So as you can see there are a lot of advantages to this approach:

  • The worker machines don't need to be aware of each other
  • Fault tolerant, no job gets lost because a worker machine fails
  • Effectiveness, the queue tries to make sure no message gets processed twice
  • The system itself can never get overloaded and it always works as fast as it can
  • Queue length can serve as a very nice measurement of load on a given system

Of course all of those advantages depend on the queue service not failing which of course is very difficult to achieve. So in a scenario as the one described above, Amazon's SQS service is a very interesting solution. Why?

Well first of all it is cheap. While testing the service I put 1.7 mio messages in my queue - Amazon charged me $1.74, so its like $1 / mio messages + bandwidth. The next good thing is that its highly scalable. Whether you put 10 or 10 mio. messages in your queue, Amazon says they'll sort it out for you. And last but not least, there are already aws monitoring tools out there to monitor your queues hosted with amazon.

So far so good. There are also things that suck about SQS. First of all, the latency is pretty high. My tests confirmed what Wikipedia and others say about SQS: It takes ~2-10s for a message added to a queue to be available for reading. If you need a very responsive queue, that rules SQS out for you. Also very stupid is the lack of a "flush" function. So while you are developing you have to write your own tool for flushing a queue. And last but not least is the fact that SQS requires your system to be idempotent. This basically means that SQS does not guarantee that a message cannot be fetched by 2 workers at the same time and those be processed twice. Idempotent means that your app needs to be prepared for that and processing anything twice needs to lead to the same result. But of course, SQS tries to avoid this scenario as much as possible.

Anyway, if you come to the conclusion that SQS can solve more problems for you than it creates, it is an amazing service. So how do you use it in your apps? Well I first tried using the PHP library Amazon provides, but I have come to hate it. I mean it is very comprehensive and does the job. But the people who wrote it were clearly Java engineers forced to write PHP. I feel sorry for them.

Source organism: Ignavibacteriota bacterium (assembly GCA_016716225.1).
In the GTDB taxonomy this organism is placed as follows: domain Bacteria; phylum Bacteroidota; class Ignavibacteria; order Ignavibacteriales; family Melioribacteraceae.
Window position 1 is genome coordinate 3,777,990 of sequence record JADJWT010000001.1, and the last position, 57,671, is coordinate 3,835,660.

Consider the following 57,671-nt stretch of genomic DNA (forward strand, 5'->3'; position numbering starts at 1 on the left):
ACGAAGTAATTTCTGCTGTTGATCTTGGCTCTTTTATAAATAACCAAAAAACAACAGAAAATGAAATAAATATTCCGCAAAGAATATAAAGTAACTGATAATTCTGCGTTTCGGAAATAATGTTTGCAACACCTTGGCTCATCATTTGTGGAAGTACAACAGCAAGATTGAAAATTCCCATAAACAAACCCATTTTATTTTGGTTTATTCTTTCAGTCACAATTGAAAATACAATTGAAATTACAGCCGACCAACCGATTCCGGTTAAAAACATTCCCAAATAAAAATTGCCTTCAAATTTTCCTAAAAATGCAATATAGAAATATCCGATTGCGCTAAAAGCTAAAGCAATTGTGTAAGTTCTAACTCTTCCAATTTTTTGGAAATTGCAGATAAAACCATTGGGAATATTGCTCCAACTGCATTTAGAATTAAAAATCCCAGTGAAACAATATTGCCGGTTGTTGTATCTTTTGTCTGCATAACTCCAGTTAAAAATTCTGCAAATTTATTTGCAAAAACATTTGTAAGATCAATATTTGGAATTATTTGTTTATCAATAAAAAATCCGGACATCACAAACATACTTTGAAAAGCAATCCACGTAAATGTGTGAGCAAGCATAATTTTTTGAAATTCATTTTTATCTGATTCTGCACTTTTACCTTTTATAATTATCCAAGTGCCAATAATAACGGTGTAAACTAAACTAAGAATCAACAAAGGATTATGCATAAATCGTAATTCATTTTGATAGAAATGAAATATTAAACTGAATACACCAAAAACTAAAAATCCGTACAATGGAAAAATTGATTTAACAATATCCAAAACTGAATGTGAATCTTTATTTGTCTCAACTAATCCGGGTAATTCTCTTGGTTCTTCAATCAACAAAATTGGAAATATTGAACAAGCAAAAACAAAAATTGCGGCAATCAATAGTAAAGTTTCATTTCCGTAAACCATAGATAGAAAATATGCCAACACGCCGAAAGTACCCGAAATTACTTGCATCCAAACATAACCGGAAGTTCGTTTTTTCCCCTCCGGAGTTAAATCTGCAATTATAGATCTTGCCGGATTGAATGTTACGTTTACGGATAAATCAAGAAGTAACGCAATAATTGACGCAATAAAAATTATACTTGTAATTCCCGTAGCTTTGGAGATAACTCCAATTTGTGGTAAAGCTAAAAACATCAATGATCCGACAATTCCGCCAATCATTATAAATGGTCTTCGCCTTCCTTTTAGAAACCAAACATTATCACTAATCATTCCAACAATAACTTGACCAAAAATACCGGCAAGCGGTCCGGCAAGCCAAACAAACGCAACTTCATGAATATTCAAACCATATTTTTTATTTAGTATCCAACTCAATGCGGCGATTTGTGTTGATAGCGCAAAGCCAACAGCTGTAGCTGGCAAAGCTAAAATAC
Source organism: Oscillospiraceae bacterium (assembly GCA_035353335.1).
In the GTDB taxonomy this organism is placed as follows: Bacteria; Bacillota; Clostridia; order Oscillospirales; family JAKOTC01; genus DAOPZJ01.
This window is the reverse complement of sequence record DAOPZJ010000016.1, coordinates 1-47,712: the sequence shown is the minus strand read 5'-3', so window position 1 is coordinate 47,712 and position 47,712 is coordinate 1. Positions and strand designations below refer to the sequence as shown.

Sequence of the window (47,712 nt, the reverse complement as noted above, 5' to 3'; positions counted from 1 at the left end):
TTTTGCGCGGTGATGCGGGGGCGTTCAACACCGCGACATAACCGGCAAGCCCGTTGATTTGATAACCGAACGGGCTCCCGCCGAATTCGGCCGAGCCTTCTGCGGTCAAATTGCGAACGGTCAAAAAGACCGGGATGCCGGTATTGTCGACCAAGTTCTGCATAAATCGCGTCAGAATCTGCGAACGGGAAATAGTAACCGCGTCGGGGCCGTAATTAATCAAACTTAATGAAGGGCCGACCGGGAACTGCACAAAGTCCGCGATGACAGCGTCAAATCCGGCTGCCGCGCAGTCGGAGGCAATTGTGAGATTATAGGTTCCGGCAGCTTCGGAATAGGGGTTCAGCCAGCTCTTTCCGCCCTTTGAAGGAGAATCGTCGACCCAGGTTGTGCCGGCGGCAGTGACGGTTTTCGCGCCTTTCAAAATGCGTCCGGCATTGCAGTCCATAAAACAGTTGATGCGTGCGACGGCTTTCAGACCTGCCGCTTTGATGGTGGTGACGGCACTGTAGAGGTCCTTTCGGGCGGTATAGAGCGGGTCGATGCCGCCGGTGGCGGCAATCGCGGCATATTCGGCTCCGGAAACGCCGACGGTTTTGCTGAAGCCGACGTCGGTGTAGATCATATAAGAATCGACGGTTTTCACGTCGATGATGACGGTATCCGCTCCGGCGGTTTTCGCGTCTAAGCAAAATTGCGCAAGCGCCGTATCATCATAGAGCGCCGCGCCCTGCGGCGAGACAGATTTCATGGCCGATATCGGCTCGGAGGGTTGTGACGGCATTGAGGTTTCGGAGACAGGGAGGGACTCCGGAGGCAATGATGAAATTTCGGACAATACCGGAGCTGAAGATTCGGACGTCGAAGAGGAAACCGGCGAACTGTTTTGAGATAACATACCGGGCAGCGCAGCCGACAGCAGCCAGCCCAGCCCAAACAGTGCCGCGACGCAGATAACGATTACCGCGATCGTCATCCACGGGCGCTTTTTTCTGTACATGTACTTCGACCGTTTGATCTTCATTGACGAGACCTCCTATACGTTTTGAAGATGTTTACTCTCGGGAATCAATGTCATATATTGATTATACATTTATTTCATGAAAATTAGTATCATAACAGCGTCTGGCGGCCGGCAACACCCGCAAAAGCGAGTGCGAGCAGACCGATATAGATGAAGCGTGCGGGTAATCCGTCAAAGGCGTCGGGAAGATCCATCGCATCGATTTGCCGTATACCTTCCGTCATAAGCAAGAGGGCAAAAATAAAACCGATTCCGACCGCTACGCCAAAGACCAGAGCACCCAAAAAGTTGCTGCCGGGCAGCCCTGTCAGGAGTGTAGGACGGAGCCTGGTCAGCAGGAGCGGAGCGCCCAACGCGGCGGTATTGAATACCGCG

For a long time my searches for an alternative came up empty, but last night I discovered at least 2 viable options. The first is called php-aws and provides very clean, easy to use classes for S3, SQS, EC2 and AWIS. From their project page I also found another project called Tarzan. PHP-AWS recommends Tarzan as a super-robust and comprehensive alternative. And from my analysis of it, it indeed looks like a very mature project and I encourage everybody to check it out.

Well - too bad for me that I was already way into implementing my own class last night when discovering those two options : ). But nevertheless I am very proud to present the SQS PHP5 Library. Besides a very easy to use and intuitive interface, it features the following attributes:

  • Exponential backoff on failures and retry maximum
  • Uses CURL for reliable HTTP communication
  • It is completely unit tested, which was an interesting challenge

The lib itself is as simple as they come:

$queue = new SqsQueue('my_queue', array('key' => '...', 'secretKey' => '...'));
$queue->sendMessage(array('autoJsonSerialize' => 'is fantastic'));

$lookMaIAmUsingSPL = count($queue);

I do not recommend anybody to use the library for production purposes right now, but if you want to get started with SQS or study the implementation I think you have found an excellent library. Writing the library certainly has been a great experience and opportunity for me to study SQS in detail.

Anyway, enough said. Back to my cloud bed.

-- Felix Geisendörfer aka the_undefined